Tuesday, May 14, 2013

May Madness: May 14 - Beloved - Toni Morrison


Staring unflinchingly into the abyss of slavery, this novel transforms history into a story as powerful as Exodus and as intimate as a lullaby. Sethe, its protagonist, was born a slave and escaped to Ohio, but eighteen years later she is still not free. She has too many memories of Sweet Home, the beautiful farm where so many hideous things happened. And Sethe's new home is haunted by the ghost of her baby, who died nameless and whose tombstone is engraved with a single word: Beloved.
Set in rural Ohio several years after the Civil War, this profoundly affecting chronicle of slavery and its aftermath is Toni Morrison's greatest novel, a dazzling achievement, and the most spellbinding reading experience of the decade. "A brutally powerful, mesmerizing story . . . read it and tremble."

Toni Morrison was born in Ohio and is a graduate of Howard University and Cornell University. She has worked in publishing and taught at various colleges and universities, including Yale, Rutgers, and SUNY Albany as the Schweitzer Chair. She is currently Robert F. Goheen Professor at Princeton. She was the recipient of the 1993 Nobel Prize for Literature.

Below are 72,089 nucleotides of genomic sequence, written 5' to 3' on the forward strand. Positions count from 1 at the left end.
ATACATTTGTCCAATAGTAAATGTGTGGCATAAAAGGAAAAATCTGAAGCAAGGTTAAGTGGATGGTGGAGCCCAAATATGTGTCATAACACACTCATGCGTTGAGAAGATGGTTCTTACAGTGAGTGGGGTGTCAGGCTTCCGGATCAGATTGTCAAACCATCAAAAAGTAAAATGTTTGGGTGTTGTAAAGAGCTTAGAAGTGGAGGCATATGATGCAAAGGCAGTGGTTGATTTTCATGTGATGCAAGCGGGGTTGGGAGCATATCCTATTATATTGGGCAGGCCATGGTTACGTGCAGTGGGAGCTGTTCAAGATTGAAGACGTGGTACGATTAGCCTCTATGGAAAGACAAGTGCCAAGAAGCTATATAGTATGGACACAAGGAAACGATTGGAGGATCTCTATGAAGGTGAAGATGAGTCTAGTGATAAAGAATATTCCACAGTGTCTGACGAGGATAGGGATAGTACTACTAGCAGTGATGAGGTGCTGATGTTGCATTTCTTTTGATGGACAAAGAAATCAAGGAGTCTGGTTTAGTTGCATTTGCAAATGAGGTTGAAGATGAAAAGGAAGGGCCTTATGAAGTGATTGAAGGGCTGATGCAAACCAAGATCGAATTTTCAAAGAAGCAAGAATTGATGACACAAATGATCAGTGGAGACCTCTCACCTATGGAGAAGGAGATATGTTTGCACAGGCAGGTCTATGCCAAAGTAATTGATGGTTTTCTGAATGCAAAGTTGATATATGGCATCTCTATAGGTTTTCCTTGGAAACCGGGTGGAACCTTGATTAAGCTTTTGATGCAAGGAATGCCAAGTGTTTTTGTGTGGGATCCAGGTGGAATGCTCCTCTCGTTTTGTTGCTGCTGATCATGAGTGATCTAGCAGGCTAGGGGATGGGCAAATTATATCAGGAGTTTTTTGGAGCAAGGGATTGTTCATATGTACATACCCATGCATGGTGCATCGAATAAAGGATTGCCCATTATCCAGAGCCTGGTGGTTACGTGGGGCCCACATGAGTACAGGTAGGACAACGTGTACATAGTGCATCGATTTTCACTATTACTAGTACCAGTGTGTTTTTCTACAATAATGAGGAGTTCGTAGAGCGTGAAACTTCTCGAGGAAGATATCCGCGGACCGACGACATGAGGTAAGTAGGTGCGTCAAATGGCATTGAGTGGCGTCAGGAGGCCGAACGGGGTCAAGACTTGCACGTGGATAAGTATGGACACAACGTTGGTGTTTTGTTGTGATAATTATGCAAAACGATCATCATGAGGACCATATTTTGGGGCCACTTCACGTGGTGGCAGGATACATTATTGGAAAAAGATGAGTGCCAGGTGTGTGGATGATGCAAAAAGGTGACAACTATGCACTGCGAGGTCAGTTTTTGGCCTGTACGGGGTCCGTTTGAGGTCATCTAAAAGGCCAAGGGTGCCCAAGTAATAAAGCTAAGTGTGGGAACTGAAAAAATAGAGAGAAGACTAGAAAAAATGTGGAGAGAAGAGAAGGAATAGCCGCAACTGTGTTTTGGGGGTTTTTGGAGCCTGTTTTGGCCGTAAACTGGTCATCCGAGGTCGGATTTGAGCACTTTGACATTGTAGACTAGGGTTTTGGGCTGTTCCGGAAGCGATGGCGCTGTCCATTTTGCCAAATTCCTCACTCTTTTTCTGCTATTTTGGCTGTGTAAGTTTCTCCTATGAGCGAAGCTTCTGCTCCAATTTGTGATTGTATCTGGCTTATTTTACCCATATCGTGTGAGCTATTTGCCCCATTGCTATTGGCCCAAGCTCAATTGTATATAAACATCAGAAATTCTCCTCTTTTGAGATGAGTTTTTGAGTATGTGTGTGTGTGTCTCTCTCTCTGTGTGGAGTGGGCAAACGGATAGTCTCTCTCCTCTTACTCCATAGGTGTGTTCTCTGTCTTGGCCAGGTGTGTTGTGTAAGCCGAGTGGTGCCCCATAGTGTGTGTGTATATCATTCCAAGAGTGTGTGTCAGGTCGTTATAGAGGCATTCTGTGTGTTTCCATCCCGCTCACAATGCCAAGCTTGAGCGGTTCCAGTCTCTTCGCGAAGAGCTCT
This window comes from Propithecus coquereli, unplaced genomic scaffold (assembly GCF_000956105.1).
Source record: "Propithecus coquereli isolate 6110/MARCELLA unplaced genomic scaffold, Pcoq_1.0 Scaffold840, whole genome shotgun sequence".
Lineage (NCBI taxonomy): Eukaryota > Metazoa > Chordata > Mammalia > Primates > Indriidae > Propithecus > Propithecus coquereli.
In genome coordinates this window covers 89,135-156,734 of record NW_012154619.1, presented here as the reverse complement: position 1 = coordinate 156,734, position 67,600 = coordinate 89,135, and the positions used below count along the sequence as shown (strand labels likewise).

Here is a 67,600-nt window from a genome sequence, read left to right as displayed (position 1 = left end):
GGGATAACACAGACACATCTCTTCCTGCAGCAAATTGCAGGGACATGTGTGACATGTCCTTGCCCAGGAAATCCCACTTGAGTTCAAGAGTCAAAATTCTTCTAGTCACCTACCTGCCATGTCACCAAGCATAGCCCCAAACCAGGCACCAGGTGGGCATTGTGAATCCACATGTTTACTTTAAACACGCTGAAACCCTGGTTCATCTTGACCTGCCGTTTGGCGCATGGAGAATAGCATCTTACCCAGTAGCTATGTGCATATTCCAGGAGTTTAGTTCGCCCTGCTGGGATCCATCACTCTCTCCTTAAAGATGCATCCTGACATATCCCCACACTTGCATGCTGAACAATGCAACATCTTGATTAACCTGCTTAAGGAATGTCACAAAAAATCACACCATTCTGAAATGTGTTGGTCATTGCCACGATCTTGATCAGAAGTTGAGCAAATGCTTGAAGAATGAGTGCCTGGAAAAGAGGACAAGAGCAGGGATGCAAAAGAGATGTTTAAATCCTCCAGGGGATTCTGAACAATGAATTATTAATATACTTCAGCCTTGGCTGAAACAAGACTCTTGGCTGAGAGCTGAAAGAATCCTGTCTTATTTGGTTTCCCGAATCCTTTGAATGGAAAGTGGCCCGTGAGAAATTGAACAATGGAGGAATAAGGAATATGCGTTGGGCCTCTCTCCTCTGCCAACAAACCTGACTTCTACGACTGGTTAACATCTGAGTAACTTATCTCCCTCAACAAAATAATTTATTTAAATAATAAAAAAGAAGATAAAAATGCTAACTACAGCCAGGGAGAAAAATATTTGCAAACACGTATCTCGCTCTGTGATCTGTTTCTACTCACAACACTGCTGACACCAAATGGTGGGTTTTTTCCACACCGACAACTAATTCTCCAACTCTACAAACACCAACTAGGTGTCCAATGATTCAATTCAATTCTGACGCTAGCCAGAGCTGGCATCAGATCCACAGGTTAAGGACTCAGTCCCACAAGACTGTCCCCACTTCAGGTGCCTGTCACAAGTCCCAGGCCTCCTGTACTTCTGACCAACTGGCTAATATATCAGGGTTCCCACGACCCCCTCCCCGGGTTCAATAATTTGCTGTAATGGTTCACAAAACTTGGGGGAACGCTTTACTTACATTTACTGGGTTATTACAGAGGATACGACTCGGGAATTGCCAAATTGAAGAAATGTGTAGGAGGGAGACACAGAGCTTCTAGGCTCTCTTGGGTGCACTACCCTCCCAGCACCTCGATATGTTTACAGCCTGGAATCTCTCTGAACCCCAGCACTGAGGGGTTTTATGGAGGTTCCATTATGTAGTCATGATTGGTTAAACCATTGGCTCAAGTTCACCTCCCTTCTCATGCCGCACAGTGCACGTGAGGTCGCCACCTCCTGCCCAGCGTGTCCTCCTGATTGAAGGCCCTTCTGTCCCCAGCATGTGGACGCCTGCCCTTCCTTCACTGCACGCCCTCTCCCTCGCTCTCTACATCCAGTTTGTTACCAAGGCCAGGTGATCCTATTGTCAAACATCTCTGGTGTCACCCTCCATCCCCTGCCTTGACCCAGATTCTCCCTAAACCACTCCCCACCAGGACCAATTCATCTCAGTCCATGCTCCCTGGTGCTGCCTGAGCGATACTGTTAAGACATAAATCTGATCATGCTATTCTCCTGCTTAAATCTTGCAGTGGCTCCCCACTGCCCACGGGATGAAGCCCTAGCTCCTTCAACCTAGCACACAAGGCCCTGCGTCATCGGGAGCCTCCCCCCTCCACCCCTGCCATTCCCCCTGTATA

Toni Morrison has been called "black America's best novelist," and her incredible string of imaginative contemporary classics would suggest that she is actually one of America's best novelists regardless of race. Be that as it may, it is indeed difficult to disconnect Morrison's work from racial issues, as they lie at the heart of her most enduring novels.
Growing up in Lorain, Ohio, a milieu Jet magazine described as "mixed and sometimes hostile," Morrison experienced racism firsthand. (When she was still a toddler, her home was set on fire with her family inside.) Yet, her father instilled in her a great sense of dignity, a cultural pride that would permeate her writing. She distinguished herself in school, graduating from Howard and Cornell Universities with bachelor's and master's degrees in English; in addition to her career as a writer, she has taught at several colleges and universities, lectured widely, and worked in publishing.